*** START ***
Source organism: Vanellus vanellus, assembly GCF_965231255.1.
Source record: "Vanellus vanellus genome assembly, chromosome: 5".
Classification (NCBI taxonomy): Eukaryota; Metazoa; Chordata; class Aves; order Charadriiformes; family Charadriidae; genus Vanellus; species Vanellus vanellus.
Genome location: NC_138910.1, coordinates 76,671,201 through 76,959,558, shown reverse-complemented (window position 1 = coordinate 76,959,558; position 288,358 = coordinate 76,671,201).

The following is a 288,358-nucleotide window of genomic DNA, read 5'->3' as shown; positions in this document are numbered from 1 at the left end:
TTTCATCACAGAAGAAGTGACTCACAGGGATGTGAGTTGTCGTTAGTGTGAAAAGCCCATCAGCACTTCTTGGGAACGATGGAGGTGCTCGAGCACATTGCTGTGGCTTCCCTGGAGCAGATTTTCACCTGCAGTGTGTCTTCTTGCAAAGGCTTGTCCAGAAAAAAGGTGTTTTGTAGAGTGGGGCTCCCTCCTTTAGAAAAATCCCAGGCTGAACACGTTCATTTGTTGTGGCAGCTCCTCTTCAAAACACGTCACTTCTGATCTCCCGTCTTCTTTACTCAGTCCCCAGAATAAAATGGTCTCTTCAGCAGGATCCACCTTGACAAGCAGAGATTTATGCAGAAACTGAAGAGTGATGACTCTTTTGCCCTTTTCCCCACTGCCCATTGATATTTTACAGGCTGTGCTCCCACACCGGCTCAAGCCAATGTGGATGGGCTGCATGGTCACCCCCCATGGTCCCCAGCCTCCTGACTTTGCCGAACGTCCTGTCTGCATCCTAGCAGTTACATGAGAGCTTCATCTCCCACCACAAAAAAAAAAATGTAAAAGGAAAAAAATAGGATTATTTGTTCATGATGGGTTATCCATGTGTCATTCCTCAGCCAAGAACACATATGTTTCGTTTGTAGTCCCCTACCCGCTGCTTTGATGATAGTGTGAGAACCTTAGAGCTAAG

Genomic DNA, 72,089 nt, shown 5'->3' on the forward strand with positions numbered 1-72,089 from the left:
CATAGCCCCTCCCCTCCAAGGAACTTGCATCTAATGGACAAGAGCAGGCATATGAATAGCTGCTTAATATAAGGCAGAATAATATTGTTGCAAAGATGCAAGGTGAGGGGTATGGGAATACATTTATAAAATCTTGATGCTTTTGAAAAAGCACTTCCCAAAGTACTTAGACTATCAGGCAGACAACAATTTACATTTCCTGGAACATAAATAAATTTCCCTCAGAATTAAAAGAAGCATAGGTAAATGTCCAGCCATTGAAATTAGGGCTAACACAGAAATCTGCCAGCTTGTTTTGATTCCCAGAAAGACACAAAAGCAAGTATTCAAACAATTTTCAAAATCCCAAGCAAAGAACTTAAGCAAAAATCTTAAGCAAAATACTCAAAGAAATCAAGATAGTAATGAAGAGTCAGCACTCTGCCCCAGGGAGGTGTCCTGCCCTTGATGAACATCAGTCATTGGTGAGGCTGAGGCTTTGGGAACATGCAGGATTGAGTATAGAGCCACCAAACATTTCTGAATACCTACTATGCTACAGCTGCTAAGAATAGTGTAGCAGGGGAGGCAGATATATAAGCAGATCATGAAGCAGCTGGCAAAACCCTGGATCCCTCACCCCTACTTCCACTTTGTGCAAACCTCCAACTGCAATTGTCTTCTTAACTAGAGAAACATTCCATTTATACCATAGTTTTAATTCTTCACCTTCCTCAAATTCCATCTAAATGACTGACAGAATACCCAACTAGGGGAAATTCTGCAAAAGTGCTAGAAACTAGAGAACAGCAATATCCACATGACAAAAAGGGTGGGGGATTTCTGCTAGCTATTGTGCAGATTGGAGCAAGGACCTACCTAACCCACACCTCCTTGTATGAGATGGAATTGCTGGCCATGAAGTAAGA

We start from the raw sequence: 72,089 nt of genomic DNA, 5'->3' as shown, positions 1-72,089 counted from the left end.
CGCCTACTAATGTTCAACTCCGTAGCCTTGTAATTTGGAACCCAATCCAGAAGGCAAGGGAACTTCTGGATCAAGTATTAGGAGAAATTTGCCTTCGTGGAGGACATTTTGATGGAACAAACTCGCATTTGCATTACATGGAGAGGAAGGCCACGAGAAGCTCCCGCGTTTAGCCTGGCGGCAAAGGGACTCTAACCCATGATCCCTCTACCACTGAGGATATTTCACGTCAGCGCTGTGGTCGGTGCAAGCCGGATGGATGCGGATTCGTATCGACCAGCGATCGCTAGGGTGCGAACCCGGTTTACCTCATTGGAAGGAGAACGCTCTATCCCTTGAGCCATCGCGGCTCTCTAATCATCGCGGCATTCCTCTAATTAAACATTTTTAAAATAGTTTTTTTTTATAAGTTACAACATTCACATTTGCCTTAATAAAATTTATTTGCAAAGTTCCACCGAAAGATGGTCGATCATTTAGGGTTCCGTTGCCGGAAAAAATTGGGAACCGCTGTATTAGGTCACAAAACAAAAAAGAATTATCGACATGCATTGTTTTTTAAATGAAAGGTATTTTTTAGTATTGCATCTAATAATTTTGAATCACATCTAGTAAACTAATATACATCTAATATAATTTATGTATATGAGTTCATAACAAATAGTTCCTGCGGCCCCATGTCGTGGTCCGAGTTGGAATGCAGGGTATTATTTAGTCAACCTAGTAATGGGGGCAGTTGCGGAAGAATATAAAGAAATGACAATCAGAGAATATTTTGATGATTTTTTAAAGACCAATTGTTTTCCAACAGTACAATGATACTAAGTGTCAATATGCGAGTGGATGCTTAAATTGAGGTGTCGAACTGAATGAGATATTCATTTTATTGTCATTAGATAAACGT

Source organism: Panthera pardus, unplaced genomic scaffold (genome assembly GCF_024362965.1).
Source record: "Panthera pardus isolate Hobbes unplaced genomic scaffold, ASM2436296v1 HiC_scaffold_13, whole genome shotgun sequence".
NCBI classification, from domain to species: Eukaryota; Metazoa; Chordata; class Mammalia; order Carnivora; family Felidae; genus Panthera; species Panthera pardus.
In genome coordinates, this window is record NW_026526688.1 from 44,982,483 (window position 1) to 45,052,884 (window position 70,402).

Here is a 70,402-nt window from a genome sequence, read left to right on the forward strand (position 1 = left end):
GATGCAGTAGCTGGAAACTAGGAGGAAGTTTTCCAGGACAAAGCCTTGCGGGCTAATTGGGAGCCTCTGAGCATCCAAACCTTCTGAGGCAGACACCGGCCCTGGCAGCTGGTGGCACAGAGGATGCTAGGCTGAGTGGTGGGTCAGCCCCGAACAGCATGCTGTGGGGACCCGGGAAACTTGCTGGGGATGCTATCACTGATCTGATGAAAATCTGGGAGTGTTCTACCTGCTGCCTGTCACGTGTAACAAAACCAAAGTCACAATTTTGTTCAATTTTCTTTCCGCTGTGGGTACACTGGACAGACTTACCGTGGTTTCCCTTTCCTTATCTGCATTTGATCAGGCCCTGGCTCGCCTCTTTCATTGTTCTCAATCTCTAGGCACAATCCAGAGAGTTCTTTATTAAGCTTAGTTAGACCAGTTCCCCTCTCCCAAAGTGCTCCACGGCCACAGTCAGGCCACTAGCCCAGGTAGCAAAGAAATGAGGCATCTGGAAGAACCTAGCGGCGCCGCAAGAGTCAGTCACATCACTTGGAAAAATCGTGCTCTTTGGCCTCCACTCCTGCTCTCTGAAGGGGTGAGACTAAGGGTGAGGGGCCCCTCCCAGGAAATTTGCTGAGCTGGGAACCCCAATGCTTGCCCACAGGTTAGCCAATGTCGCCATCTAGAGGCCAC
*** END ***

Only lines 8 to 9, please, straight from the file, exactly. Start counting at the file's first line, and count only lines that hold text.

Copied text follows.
CATAGCCCCTCCCCTCCAAGGAACTTGCATCTAATGGACAAGAGCAGGCATATGAATAGCTGCTTAATATAAGGCAGAATAATATTGTTGCAAAGATGCAAGGTGAGGGGTATGGGAATACATTTATAAAATCTTGATGCTTTTGAAAAAGCACTTCCCAAAGTACTTAGACTATCAGGCAGACAACAATTTACATTTCCTGGAACATAAATAAATTTCCCTCAGAATTAAAAGAAGCATAGGTAAATGTCCAGCCATTGAAATTAGGGCTAACACAGAAATCTGCCAGCTTGTTTTGATTCCCAGAAAGACACAAAAGCAAGTATTCAAACAATTTTCAAAATCCCAAGCAAAGAACTTAAGCAAAAATCTTAAGCAAAATACTCAAAGAAATCAAGATAGTAATGAAGAGTCAGCACTCTGCCCCAGGGAGGTGTCCTGCCCTTGATGAACATCAGTCATTGGTGAGGCTGAGGCTTTGGGAACATGCAGGATTGAGTATAGAGCCACCAAACATTTCTGAATACCTACTATGCTACAGCTGCTAAGAATAGTGTAGCAGGGGAGGCAGATATATAAGCAGATCATGAAGCAGCTGGCAAAACCCTGGATCCCTCACCCCTACTTCCACTTTGTGCAAACCTCCAACTGCAATTGTCTTCTTAACTAGAGAAACATTCCATTTATACCATAGTTTTAATTCTTCACCTTCCTCAAATTCCATCTAAATGACTGACAGAATACCCAACTAGGGGAAATTCTGCAAAAGTGCTAGAAACTAGAGAACAGCAATATCCACATGACAAAAAGGGTGGGGGATTTCTGCTAGCTATTGTGCAGATTGGAGCAAGGACCTACCTAACCCACACCTCCTTGTATGAGATGGAATTGCTGGCCATGAAGTAAGA

We start from the raw sequence: 72,089 nt of genomic DNA, 5'->3' as shown, positions 1-72,089 counted from the left end.